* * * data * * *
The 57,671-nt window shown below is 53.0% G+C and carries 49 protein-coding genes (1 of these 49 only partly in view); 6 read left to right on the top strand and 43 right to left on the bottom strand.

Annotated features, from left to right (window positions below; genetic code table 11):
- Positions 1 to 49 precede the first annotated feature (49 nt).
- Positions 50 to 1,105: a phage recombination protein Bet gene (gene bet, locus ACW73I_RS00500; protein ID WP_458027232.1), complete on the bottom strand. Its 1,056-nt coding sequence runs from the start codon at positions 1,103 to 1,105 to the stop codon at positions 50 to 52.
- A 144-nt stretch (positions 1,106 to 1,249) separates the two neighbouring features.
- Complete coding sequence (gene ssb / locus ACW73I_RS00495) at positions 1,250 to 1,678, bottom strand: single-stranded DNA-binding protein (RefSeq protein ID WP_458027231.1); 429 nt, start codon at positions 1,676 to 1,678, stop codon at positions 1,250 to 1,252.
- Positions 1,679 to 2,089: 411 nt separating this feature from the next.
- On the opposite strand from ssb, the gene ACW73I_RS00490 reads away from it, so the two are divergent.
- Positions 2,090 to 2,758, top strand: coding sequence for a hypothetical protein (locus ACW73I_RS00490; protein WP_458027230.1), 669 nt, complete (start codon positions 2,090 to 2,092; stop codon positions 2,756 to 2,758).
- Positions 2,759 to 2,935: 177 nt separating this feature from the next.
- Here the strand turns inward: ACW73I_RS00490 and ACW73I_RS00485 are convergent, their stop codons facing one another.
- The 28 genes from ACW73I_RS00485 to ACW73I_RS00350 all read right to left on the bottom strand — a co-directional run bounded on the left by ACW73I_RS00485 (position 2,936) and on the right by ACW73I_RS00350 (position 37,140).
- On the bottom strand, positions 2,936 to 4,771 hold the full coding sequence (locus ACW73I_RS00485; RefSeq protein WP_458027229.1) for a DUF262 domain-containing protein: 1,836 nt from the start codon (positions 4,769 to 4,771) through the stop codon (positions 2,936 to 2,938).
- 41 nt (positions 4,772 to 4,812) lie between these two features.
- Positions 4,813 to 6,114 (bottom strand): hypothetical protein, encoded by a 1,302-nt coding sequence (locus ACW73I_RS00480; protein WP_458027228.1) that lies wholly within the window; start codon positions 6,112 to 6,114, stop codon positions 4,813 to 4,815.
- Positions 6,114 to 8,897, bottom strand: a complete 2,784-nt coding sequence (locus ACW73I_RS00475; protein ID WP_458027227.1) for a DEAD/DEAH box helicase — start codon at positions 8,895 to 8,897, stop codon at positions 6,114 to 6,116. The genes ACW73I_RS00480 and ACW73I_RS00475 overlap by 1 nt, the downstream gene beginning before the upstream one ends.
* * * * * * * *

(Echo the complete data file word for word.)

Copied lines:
The 57,671-nt window shown below is 53.0% G+C and carries 49 protein-coding genes (1 of these 49 only partly in view); 6 read left to right on the top strand and 43 right to left on the bottom strand.

Annotated features, from left to right (window positions below; genetic code table 11):
- Positions 1 to 49 precede the first annotated feature (49 nt).
- Positions 50 to 1,105: a phage recombination protein Bet gene (gene bet, locus ACW73I_RS00500; protein ID WP_458027232.1), complete on the bottom strand. Its 1,056-nt coding sequence runs from the start codon at positions 1,103 to 1,105 to the stop codon at positions 50 to 52.
- A 144-nt stretch (positions 1,106 to 1,249) separates the two neighbouring features.
- Complete coding sequence (gene ssb / locus ACW73I_RS00495) at positions 1,250 to 1,678, bottom strand: single-stranded DNA-binding protein (RefSeq protein ID WP_458027231.1); 429 nt, start codon at positions 1,676 to 1,678, stop codon at positions 1,250 to 1,252.
- Positions 1,679 to 2,089: 411 nt separating this feature from the next.
- On the opposite strand from ssb, the gene ACW73I_RS00490 reads away from it, so the two are divergent.
- Positions 2,090 to 2,758, top strand: coding sequence for a hypothetical protein (locus ACW73I_RS00490; protein WP_458027230.1), 669 nt, complete (start codon positions 2,090 to 2,092; stop codon positions 2,756 to 2,758).
- Positions 2,759 to 2,935: 177 nt separating this feature from the next.
- Here the strand turns inward: ACW73I_RS00490 and ACW73I_RS00485 are convergent, their stop codons facing one another.
- The 28 genes from ACW73I_RS00485 to ACW73I_RS00350 all read right to left on the bottom strand — a co-directional run bounded on the left by ACW73I_RS00485 (position 2,936) and on the right by ACW73I_RS00350 (position 37,140).
- On the bottom strand, positions 2,936 to 4,771 hold the full coding sequence (locus ACW73I_RS00485; RefSeq protein WP_458027229.1) for a DUF262 domain-containing protein: 1,836 nt from the start codon (positions 4,769 to 4,771) through the stop codon (positions 2,936 to 2,938).
- 41 nt (positions 4,772 to 4,812) lie between these two features.
- Positions 4,813 to 6,114 (bottom strand): hypothetical protein, encoded by a 1,302-nt coding sequence (locus ACW73I_RS00480; protein WP_458027228.1) that lies wholly within the window; start codon positions 6,112 to 6,114, stop codon positions 4,813 to 4,815.
- Positions 6,114 to 8,897, bottom strand: a complete 2,784-nt coding sequence (locus ACW73I_RS00475; protein ID WP_458027227.1) for a DEAD/DEAH box helicase — start codon at positions 8,895 to 8,897, stop codon at positions 6,114 to 6,116. The genes ACW73I_RS00480 and ACW73I_RS00475 overlap by 1 nt, the downstream gene beginning before the upstream one ends.